Martinez, CA: Lucy Childs, 2019. A unique embroidered artists’ book. Lucy’s exquisite embroidered books are inspired by her “exploration of the history, craft, and culture of early American and British sewing samplers, made mostly by young girls to learn the practical craft of sewing but also to learn letters and spelling. Many old and antique samplers included text or images in memory of family members who had died.” Lucy’s beautiful and painstakingly created books are a fitting tribute to and continuation of the craft she honors. Her unique books can be found in several artists’ book collections. This beautiful work evokes the feel and mood of its inspiration - the windy day on a quiet island. (Text appearing inside card under “A Blustery Windy Day on Quiet Island” accordion book.) Blustery windy days on Quiet Island are those in-between days where being outside is fine, but if you’re biking, use your hat’s chin strap and remember strong winds will push you over. Before you leave the house, secure your screen door. (Unlatched screendoors entertain by blowing and flappping in cacophonous time.) Quiet Island is within the sweep of the North Atlantic Drift of the Gulf Stream and inside the arm of land which keeps away the hurricanes that hit most everywhere else nearby. A few hundred or so people live on this island. Houses are basic, cars are shared, the libraries are popular, and people bake a lot. And they brew too, because while they're quiet, they're social. Many have relatives who visit, and some bring friends with them, particularly for the varied (and some invented) holidays." The embroidery is stitched in blue, green, brown, and yellow threads on white linen cloth. The borders are stitched with intricate white designs. There are two covers. The inner cover is tan linen with a small cross on each side. The outer cover is blue felt with the title and border stitching in yellow thread. The folded book measures 6 x 11 inches. Unfolded the book is 22 inches. In fine condition. ARTS/031419. Fine.
Refine search resultsSkip to search results
San Diego: Anne Covell, 2019. Number 12 of 18 copies signed and numbered by the artist. Anne Covell is a book artist and hand papermaker living in San Diego, CA. She has studied Asian and Western papermaking techniques with Timothy Barrett, and has taught for numerous professional organizations including the Morgan Art of Papermaking Conservatory, Penland School of Crafts, and the University of Georgia study abroad program in Cortona, Italy, among others. Her work has been exhibited internationally and can be seen in a growing list of private collections, special collections libraries, and museums worldwide. Anne writes: "History of a Felling was first conceived during the winter of 2014 while at the Penland School of Crafts on a winter residency in letterpress. The images were made on-site from polymer plates created from film ink hand-painted on Yupo paper. The project was filed away while the concept evolved into a body of work that would become Covell’s graduate thesis, “Towards a Just Landscape,” in 2015. In the intervening years, the US/Mexico border would draw global attention for the deeply contentious debate over the compulsion to secure the southern border though the construction of a border wall. It seemed a particularly poignant time, by comparison, to revisit the history of the US/Canada border felling, and so the project came out of storage. In many ways the southern and northern US border conflicts remain as isolated as their geographical latitudes; however, their ethical and environmental costs deserve equal scrutiny. Over 150 years later, the deforestation continues. Nature inevitably begins to rebound - trees, shrubs, and grasses grow - and every six years the swath is cleared through exhaustive manual labor." Anne has created a lovely tunnel book that opens to reveal a multi-layered forest of delicate trees printed in light brown on a cream background of Sakamoto paper. The images were printed from photopolymer plates made from original drawings by the artist. Housed in a brown cloth portfolio with a discussion and description of this book. In fine condition. 5.75 x 4.75 x .5 inches (closed) 5.75 x 4.75 x 18 inches (open). ARTISTSB/012121.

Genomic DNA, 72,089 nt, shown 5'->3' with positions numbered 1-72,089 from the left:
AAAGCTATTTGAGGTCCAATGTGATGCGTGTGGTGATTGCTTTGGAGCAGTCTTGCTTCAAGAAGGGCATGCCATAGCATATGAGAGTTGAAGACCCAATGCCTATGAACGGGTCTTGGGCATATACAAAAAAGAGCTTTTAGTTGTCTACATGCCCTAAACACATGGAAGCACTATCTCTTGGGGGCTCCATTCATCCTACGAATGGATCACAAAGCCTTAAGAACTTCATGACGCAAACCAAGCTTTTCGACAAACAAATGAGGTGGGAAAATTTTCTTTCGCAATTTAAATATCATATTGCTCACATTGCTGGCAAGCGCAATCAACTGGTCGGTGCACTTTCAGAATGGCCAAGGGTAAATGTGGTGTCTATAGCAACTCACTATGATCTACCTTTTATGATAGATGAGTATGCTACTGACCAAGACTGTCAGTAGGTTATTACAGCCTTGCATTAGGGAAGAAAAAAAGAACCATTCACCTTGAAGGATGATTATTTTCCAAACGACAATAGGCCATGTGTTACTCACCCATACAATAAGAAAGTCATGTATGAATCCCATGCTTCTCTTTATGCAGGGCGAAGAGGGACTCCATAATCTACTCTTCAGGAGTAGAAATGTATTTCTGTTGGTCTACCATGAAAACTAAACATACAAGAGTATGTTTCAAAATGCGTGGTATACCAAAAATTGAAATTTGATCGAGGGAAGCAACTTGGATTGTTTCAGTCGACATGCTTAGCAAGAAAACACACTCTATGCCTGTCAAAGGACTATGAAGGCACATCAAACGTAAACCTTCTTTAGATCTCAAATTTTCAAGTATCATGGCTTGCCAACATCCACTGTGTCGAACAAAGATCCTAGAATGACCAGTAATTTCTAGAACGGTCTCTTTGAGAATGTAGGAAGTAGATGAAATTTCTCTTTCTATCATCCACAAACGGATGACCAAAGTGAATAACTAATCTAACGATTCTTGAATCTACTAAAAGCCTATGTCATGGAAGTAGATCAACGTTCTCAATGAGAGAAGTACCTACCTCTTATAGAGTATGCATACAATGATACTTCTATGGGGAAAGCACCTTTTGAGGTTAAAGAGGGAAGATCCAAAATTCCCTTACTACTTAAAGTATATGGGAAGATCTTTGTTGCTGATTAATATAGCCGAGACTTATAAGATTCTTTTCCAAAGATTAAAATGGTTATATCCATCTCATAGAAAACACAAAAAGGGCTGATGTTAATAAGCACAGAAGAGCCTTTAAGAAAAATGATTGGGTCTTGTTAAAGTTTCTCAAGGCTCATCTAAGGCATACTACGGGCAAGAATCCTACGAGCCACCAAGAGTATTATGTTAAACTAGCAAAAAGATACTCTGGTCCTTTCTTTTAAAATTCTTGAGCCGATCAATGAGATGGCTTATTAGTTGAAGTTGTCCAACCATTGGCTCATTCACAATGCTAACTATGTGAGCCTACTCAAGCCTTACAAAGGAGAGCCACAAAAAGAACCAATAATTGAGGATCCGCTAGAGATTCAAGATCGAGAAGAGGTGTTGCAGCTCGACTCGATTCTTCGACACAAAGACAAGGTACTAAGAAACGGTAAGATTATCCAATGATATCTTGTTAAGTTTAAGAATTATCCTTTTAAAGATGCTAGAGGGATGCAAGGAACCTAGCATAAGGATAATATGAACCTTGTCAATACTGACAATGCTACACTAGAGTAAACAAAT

Rutland, VT: Shattuck Studios, 2000. Number 1 of 5 copies signed by the book artist. This is an inventive work from well-known artist Carolyn Shattuck that displays her skill in using various book structures to convey meaning and context in the books she creates. She writes: Save the Rhinos was designed to bring awareness of their struggle as the population is rapidly declining due mainly to poachers. Her text describes the ongoing loss of these magnificent animals and the desperate efforts of those trying to save them. Despite these efforts, the Rhino Recovery Fund in South Africa estimates a rhino is killed every fifteen hours. They are sought because of the believe that powdered rhino horn has medicinal value and because the horn is valued in traditional Chinese culture as a symbol of wealth. Her design uses a flag book structure from which three origami rhinos, a giraffe, and three wildebeests are walking the grasslands of Africa when the book is opened. They are made with Lofta origami papers as well as Canson Mi Teinte, and Strathmore watercolor papers. The binding is a plain grey with an orange spine title label and a white title label, signed and numbered by Carolyn. The work is housed in a black stiff paper slipcase with an orange title label to cover. In fine condition. Measures 13.5 x 7.5 x 3 inches in slipcase. New York Times Article from 1/6/21 about rhino extinction: https://www.nytimes.com/2021/01/06/magazine/the-last-two-northern-white-rhinos-on-earth.htmlARTISTSBOOK121520. Fine.